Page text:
Ultimately, transfer decisions elicited in this stage serve two purposes. First, they constitute behavioral priors, allowing us to identify participants' initial biases and choice patterns conditional on their opponents' traits in the absence of information produced by a decision support system. Put differently, participants' transfer decisions in stage 1 are an individual level baseline. Second, through making decisions, participants become familiarized with the task. For the second stage, we endow participants with 10 MU and match them with a random individual from the player set whom they have not encountered in stage 1. Participants learn that they again have to decide whether or not they want to transfer their endowment to their opponent.

In contrast to the previous stage, participants, before deciding upon the transfer, can only observe 3 out of the 10 personal traits of the other individual. Participants have to choose which traits they want to see. We ask them to select three distinct traits and mark them as first, second, and third choice. The trait they mark as first choice is shown to them when making their transfer decision with a probability of 1. The traits they mark as second and third choice are revealed with a respective probability of 0.9 and 0.8. With inverse probabilities of 0.1 and 0.2, they instead observe distinct traits of the trustee that we randomly draw from the remaining 7 traits that the participant does not select. This procedure allows us, in an incentive compatible way, to elicit an interpretable ordering of participants' prior beliefs about which traits of a trustee they consider most informative to project how this person will respond to initially being transferred 10 MU.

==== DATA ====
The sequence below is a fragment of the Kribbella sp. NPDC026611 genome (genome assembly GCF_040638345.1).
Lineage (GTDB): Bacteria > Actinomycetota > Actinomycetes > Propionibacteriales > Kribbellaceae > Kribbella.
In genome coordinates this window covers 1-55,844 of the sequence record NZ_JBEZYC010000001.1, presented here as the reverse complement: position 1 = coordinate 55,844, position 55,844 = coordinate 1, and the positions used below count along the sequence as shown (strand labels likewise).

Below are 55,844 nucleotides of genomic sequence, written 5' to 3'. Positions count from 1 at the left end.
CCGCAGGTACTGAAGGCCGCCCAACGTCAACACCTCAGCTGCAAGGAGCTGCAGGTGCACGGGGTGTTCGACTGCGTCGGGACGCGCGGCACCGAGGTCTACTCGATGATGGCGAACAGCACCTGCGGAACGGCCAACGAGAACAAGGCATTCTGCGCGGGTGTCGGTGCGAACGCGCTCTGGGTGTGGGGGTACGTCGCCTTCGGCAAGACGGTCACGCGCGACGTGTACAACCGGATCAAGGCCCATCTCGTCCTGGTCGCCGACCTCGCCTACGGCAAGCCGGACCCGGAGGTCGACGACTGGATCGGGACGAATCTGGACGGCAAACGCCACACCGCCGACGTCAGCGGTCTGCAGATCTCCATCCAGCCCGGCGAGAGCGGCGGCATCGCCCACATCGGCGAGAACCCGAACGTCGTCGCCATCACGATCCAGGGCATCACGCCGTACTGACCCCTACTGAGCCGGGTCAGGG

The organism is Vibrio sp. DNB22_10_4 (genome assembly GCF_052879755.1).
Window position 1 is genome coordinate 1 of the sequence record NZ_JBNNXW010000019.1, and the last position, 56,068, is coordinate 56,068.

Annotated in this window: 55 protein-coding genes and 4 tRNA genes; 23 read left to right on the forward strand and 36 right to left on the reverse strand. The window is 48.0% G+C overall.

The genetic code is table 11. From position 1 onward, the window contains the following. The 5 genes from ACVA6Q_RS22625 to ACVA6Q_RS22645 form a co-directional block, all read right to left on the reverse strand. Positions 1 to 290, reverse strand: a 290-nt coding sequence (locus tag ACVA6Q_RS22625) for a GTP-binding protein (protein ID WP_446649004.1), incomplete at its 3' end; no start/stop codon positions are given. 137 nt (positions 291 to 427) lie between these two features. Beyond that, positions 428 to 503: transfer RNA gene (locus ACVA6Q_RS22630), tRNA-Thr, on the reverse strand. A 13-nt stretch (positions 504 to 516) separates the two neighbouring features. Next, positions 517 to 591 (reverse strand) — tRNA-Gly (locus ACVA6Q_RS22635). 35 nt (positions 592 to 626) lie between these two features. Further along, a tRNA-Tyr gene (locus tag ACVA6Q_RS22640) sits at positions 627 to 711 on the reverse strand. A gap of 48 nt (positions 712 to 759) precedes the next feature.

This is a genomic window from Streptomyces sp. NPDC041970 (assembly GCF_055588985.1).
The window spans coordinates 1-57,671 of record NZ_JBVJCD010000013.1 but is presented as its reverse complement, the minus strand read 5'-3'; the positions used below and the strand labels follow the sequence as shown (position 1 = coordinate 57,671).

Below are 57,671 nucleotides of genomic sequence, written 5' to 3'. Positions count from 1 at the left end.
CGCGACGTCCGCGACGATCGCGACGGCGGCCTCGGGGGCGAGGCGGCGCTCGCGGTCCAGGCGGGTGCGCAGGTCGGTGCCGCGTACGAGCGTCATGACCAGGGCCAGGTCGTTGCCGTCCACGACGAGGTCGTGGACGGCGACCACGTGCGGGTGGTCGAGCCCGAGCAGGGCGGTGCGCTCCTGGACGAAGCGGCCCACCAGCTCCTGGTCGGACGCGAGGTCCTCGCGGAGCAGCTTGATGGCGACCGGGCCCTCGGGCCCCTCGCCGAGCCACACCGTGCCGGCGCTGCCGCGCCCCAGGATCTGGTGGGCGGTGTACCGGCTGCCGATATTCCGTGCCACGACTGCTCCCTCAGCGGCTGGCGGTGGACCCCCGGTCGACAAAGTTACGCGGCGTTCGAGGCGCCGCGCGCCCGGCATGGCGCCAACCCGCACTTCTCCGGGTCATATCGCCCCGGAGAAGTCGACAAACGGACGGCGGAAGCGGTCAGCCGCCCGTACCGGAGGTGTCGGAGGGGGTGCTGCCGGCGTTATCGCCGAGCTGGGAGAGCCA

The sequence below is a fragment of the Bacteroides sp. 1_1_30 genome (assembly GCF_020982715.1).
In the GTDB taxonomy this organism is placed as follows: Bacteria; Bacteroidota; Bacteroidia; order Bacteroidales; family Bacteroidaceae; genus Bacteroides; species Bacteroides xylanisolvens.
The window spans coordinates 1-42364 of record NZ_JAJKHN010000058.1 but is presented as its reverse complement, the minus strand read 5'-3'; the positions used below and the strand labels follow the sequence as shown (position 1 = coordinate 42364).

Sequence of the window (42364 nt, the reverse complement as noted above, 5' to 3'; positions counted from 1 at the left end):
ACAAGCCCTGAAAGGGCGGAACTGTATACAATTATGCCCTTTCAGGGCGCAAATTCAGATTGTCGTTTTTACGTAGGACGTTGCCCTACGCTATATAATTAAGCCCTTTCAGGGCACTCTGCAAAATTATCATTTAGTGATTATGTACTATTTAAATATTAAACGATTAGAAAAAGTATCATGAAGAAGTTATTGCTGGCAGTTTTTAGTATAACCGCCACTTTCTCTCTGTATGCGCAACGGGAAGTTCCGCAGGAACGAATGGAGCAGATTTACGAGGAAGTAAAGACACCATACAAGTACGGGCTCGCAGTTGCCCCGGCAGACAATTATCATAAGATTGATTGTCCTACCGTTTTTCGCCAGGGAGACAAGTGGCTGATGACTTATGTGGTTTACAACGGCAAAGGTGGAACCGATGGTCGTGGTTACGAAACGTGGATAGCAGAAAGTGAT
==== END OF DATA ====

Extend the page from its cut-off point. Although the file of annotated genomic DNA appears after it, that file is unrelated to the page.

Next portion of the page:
Once participants have decided upon a selection, we randomly determine which traits participants actually see, reveal them to participants, and let them make their transfer decision. Participants do not receive feedback on the outcome of the game at this point. In stage 3 of our experiment, participants play 20 rounds of the reduced sequential prisoner's dilemma against different individuals we randomly draw from the player set. There is no feedback on game outcomes between rounds. For every game, we endow participants with 10 MU and ask them to make a transfer decision. As in the first stage, participants observe all of the trustees' 10 personal traits before making a decision. In addition to observing their current opponent's traits, participants in stage 3 also receive a prediction, produced by a machine learning model (Gradient Boosted Random Forest), about this individual's propensity to reciprocate an initial transfer. In order to mitigate participants' potential initial skepticism towards the model's predictions, we explain to them in detail how the model operates and reveal its performance on a representative test set. Notably, we explicitly inform participants that the model produces the prediction only using the opponent's 10 personal traits which they also observe, i.e., we emphasize that the model does not have access to any additional information about the opponent. Our between-subject treatment variation is whether or not participants, in addition to the prediction as such, also receive a human-interpretable explanation about why the system makes a specific prediction. Specifically, in our \textit{Transparent System} treatment (TS), we reveal all 10 individual feature importances of a prediction as a visual illustration and intuitive explanation about how to interpret the corresponding values. We employ LIME (Local Interpretable Model-Agnostic Explanation) a state-of-the-art algorithm to produce the explanations. This way, participants always learn the influence and weight each of the trustee's trait has on the specific prediction. Put differently, we inform them, on an individual level, which traits the machine considers most meaningful to forecast a given trustee's response to an initial transfer. In contrast, participants in our Opaque System treatment (OS) merely observe the predictions without any additional explanation. After participants have made their first 10 and second 20 transfer decisions, we ask them in both treatments to make incentivized guesses about the machine's predictive performance. They have to guess the percentage of times the system's prediction is correct (Accuracy score). Subjects receive a payoff of 3 MU for every guess that is off by less or equal than 20 percentage points. Participants' guesses provide us with an incentive compatible measure of their assessment of the system's reliability and performance. In stage 4, we match participants with a random individual from the player set whom they have not played against in previous stages and replicate the procedure that we employ in stage 2. Thereby we elicit participants' posterior belief about which three traits of a trustee they consider most informative to project whether or not this individual reciprocates a transfer. This is, participants need to choose and rank three distinct traits that they want to observe before deciding upon a transfer of 10 MU we endow them with.